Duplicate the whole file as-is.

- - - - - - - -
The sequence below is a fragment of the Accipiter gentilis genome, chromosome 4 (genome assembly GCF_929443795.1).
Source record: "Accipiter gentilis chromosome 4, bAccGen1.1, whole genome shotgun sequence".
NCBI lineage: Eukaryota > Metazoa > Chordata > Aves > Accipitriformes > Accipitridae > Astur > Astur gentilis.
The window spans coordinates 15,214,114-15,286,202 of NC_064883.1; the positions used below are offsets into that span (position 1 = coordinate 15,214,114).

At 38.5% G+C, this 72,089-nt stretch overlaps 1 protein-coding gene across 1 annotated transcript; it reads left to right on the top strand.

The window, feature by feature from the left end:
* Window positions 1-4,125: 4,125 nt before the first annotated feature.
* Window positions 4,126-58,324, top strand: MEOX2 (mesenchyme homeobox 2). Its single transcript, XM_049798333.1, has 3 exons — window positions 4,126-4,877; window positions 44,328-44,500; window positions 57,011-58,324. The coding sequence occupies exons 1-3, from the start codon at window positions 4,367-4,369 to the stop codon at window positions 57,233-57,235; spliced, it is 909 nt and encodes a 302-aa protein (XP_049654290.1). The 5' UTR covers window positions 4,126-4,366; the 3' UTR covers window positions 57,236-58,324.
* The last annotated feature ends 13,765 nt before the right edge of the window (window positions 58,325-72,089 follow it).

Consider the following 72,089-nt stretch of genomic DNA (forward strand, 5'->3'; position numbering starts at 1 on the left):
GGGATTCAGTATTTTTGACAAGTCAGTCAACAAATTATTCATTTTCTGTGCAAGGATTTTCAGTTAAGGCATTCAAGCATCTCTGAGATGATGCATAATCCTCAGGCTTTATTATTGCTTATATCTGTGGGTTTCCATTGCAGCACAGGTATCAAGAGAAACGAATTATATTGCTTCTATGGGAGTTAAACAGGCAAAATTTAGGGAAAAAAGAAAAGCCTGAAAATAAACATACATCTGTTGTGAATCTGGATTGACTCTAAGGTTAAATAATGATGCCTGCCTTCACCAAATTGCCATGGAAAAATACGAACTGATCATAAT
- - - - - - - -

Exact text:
The sequence below is a fragment of the Accipiter gentilis genome, chromosome 4 (genome assembly GCF_929443795.1).
Source record: "Accipiter gentilis chromosome 4, bAccGen1.1, whole genome shotgun sequence".
NCBI lineage: Eukaryota > Metazoa > Chordata > Aves > Accipitriformes > Accipitridae > Astur > Astur gentilis.
The window spans coordinates 15,214,114-15,286,202 of NC_064883.1; the positions used below are offsets into that span (position 1 = coordinate 15,214,114).

At 38.5% G+C, this 72,089-nt stretch overlaps 1 protein-coding gene across 1 annotated transcript; it reads left to right on the top strand.

The window, feature by feature from the left end:
* Window positions 1-4,125: 4,125 nt before the first annotated feature.
* Window positions 4,126-58,324, top strand: MEOX2 (mesenchyme homeobox 2). Its single transcript, XM_049798333.1, has 3 exons — window positions 4,126-4,877; window positions 44,328-44,500; window positions 57,011-58,324. The coding sequence occupies exons 1-3, from the start codon at window positions 4,367-4,369 to the stop codon at window positions 57,233-57,235; spliced, it is 909 nt and encodes a 302-aa protein (XP_049654290.1). The 5' UTR covers window positions 4,126-4,366; the 3' UTR covers window positions 57,236-58,324.
* The last annotated feature ends 13,765 nt before the right edge of the window (window positions 58,325-72,089 follow it).

Consider the following 72,089-nt stretch of genomic DNA (forward strand, 5'->3'; position numbering starts at 1 on the left):
GGGATTCAGTATTTTTGACAAGTCAGTCAACAAATTATTCATTTTCTGTGCAAGGATTTTCAGTTAAGGCATTCAAGCATCTCTGAGATGATGCATAATCCTCAGGCTTTATTATTGCTTATATCTGTGGGTTTCCATTGCAGCACAGGTATCAAGAGAAACGAATTATATTGCTTCTATGGGAGTTAAACAGGCAAAATTTAGGGAAAAAAGAAAAGCCTGAAAATAAACATACATCTGTTGTGAATCTGGATTGACTCTAAGGTTAAATAATGATGCCTGCCTTCACCAAATTGCCATGGAAAAATACGAACTGATCATAAT